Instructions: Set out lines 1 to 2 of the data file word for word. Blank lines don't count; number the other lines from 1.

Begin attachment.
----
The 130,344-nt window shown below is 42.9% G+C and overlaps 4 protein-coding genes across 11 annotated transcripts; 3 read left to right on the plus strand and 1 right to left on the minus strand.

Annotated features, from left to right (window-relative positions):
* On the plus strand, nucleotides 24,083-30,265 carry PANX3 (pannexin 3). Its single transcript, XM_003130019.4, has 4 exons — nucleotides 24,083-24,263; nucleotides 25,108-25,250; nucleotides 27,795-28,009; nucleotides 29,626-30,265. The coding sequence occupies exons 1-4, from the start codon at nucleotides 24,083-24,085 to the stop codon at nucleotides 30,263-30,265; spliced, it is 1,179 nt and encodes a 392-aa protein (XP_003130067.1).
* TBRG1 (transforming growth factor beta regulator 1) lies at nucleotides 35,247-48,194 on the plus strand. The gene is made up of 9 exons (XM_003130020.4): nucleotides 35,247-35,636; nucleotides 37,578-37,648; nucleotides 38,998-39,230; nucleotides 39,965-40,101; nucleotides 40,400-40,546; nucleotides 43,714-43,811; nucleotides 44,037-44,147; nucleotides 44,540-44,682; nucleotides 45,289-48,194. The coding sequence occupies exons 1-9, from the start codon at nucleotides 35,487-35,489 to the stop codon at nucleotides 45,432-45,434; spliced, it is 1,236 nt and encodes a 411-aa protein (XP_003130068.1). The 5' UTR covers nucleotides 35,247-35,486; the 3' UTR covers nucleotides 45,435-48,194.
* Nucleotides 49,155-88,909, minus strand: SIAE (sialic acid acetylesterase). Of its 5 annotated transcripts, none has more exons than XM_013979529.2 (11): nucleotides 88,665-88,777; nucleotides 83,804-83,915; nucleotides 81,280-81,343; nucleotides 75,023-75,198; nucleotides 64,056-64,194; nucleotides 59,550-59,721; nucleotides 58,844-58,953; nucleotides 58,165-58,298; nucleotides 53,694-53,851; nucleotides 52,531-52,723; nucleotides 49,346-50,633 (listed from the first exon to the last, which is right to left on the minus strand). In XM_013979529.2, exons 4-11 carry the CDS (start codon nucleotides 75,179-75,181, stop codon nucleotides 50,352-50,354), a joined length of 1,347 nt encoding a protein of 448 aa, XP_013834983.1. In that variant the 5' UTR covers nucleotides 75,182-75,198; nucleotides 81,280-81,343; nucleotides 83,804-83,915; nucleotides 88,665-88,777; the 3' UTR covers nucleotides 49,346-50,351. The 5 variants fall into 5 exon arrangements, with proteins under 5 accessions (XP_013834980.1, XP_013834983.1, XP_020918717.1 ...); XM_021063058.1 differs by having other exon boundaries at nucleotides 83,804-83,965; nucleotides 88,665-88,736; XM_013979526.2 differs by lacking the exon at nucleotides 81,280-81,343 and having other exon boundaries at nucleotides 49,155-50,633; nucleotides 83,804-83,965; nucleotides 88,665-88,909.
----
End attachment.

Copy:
The 130,344-nt window shown below is 42.9% G+C and overlaps 4 protein-coding genes across 11 annotated transcripts; 3 read left to right on the plus strand and 1 right to left on the minus strand.

Annotated features, from left to right (window-relative positions):